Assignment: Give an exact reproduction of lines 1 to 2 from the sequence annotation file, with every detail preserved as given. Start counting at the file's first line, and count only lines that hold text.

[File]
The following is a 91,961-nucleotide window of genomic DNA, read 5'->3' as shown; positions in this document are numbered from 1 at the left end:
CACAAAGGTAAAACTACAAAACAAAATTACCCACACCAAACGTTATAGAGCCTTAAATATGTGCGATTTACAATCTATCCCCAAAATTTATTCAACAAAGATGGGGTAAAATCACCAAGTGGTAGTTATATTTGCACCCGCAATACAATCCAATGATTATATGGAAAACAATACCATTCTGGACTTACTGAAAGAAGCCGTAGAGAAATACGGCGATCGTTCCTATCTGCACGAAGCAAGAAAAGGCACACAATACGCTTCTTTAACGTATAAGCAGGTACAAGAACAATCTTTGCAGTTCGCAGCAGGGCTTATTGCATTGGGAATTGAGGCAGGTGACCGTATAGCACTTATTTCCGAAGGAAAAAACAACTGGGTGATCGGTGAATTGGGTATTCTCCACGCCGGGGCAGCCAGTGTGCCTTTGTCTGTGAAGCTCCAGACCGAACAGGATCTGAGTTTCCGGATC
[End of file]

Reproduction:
The following is a 91,961-nucleotide window of genomic DNA, read 5'->3' as shown; positions in this document are numbered from 1 at the left end:
CACAAAGGTAAAACTACAAAACAAAATTACCCACACCAAACGTTATAGAGCCTTAAATATGTGCGATTTACAATCTATCCCCAAAATTTATTCAACAAAGATGGGGTAAAATCACCAAGTGGTAGTTATATTTGCACCCGCAATACAATCCAATGATTATATGGAAAACAATACCATTCTGGACTTACTGAAAGAAGCCGTAGAGAAATACGGCGATCGTTCCTATCTGCACGAAGCAAGAAAAGGCACACAATACGCTTCTTTAACGTATAAGCAGGTACAAGAACAATCTTTGCAGTTCGCAGCAGGGCTTATTGCATTGGGAATTGAGGCAGGTGACCGTATAGCACTTATTTCCGAAGGAAAAAACAACTGGGTGATCGGTGAATTGGGTATTCTCCACGCCGGGGCAGCCAGTGTGCCTTTGTCTGTGAAGCTCCAGACCGAACAGGATCTGAGTTTCCGGATC